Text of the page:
Download, install, and configure WP-Mail-SMTP.  Once you have that setup the WP-DB-Backup plugin will start working again.  Well technically it never stops working, it’s just that the PHP mailer never sends the email.  Not only does WP-Mail-SMTP allow you to custom configure your SMTP server to something other than your ISP, it intercepts and handles anything coming to the PHP mailer method from WordPress.

Script a DB Download

Use DBC Backup to backup to your site.  This plugin allows you to define an export directory on your site where it will store the backups.  You can define the backup interval as well as how many backups to retain.  I suggest setting the plugin to remove all old backups so that only the newest one is available.  You will be pulling and storing them offsite anyway.  I have written a VBScript that you can schedule using windows task scheduler that will download all of the backup files in your export directory to your local machine or server.  I know it’s not PowerShell and shame on me, but I never seem to find the time to learn it as well as I know VBScript.  Make sure to schedule the task in task scheduler to run AFTER the time you have set the plugin to run and backup to your site.  I am a firm believer in code documentation through comments so I am not going to explain the code here.  You should be able to follow it easily with my comments.  If you have questions please email me or put a comment on this post as others may have the same question.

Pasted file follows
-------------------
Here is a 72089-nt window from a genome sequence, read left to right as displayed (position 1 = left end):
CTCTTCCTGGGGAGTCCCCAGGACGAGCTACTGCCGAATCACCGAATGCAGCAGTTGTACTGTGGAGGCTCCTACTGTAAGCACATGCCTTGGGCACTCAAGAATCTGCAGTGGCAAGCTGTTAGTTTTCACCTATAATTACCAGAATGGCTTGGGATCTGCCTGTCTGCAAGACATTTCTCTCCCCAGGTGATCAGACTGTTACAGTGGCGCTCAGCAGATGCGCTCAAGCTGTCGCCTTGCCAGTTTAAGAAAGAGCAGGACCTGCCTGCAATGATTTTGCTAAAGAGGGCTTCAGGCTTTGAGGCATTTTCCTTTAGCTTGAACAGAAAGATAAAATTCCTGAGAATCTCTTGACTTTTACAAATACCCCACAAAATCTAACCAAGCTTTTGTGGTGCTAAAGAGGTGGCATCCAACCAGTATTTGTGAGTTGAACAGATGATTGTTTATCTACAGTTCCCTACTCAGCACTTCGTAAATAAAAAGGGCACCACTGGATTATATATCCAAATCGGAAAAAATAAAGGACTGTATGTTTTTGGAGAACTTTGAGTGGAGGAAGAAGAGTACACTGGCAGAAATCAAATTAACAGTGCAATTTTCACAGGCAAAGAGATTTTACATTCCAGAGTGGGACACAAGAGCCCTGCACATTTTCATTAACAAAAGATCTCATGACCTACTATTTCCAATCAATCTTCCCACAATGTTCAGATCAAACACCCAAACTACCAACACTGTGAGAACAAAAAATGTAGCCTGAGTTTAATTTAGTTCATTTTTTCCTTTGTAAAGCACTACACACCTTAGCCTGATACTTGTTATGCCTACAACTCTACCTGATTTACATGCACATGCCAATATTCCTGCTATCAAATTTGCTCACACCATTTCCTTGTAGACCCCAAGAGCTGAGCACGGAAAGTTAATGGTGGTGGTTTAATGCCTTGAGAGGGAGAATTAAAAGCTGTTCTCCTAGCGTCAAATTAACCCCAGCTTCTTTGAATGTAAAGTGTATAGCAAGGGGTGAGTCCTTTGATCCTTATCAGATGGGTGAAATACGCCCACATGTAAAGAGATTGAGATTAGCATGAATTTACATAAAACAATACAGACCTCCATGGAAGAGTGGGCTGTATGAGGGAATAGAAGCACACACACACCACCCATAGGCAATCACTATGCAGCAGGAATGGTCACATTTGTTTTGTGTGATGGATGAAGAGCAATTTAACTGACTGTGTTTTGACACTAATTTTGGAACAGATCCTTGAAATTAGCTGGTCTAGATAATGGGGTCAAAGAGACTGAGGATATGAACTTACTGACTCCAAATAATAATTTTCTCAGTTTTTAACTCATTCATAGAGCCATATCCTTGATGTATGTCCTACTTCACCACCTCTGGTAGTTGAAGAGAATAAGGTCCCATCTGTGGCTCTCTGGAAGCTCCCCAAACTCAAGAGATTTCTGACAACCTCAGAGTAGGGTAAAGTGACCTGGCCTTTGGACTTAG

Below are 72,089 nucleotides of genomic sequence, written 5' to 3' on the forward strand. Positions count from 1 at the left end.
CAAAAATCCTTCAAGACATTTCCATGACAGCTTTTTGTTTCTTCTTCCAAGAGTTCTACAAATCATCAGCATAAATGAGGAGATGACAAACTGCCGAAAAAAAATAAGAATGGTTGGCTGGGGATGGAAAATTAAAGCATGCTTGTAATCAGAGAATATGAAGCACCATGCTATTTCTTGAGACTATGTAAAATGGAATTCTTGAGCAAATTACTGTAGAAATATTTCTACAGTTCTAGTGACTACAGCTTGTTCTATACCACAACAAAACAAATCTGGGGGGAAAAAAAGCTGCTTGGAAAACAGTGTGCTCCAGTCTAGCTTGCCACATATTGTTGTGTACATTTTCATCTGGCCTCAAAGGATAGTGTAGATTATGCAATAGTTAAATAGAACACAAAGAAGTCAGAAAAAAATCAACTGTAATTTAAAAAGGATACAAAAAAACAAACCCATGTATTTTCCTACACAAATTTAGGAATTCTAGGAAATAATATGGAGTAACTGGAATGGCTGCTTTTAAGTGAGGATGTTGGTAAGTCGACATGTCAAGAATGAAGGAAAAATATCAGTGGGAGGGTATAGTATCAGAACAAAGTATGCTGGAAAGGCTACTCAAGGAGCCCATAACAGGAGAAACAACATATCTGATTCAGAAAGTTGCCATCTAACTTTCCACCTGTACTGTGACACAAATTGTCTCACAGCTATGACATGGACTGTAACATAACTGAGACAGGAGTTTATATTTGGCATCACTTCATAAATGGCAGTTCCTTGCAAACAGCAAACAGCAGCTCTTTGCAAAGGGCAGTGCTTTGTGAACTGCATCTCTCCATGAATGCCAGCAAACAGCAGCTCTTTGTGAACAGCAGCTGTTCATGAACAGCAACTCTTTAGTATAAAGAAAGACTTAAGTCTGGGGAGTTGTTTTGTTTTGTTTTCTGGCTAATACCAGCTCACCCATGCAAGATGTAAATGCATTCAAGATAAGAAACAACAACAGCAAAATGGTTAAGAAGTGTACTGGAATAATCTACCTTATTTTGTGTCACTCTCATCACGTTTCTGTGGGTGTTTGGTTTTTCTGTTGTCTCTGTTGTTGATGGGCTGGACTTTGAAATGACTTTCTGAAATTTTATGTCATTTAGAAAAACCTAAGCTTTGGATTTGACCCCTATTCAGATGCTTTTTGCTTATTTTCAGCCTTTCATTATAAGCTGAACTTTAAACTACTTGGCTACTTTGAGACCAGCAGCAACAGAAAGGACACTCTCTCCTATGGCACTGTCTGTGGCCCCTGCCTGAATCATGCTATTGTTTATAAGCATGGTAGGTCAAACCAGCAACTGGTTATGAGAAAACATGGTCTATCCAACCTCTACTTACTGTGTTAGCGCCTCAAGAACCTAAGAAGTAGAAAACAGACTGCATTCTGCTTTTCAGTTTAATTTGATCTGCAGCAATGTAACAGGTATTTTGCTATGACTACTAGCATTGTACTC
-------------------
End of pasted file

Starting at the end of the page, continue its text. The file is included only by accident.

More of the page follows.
'==========================================================================
'
' NAME: DownloadFromWeb.vbs
'
' AUTHOR: Ryan J. Adams
' DATE  : 7/21/2010
'
' COMMENT: This script downloads a WordPress DB Backup file created by the
'			"DBC Backup" WP Plugin.
'			Remember that you are hard coding your username and password so
'			either change the script to take them as input parameters or encode the script
'			I personally prefer encoding the script and encrypting it is even better!
'
'==========================================================================

Dim strUser, strPass, strURL
Dim objFSO, objShell, objFile
Dim strCommand, strLocalDir, strRemoteDir

strUser = "MyUser" 'Replace MyUser with your username
strPass = "MyPass" 'Replace MyPass with your password
strURL = "MyURL" 'Replace MyURL with your FTP URL or IP Address
strLocalDir = "c:temp" 'Fully qualified path on your local system where you want the backup copied to
strRemoteDir = "httpdocs/wp-content/backup" 'directory on your FTP where the backup is located

Set objFSO = CreateObject("Scripting.FileSystemObject")
Set objShell = CreateObject("Wscript.Shell")

'Here we delete the text file input for the FTP command if it exists
'The script re-creates the file each time it is run
If objFSO.FileExists(strLocalDir & "FTPCommand.txt") Then
	objFSO.DeleteFile strLocalDir & "FTPCommand.txt"
End If

'Here we create the FTP input command text file and populate it with our options
Set objFile = objFSO.CreateTextFile(strLocalDir & "FTPCommand.txt")
objFile.WriteLine "open " & strURL
objFile.WriteLine strUser
objFile.WriteLine strPass
objFile.WriteLine "cd " & strRemoteDir
objFile.WriteLine "mget Backup*.*"
objFile.WriteLine "quit"
objFile.Close

strCommand = "%comspec% /c cd" & Mid(strLocalDir,4) & " && FTP.exe -i -s:" & strLocalDir & "FTPCommand.txt"
objShell.Run strCommand, 7, True

'Here we delete our input file so our passwords are not hanging out there in plain text
objFSO.DeleteFile strLocalDir & "FTPCommand.txt"

'Cleanup objects from memory
Set objFSO = Nothing
Set objShell = Nothing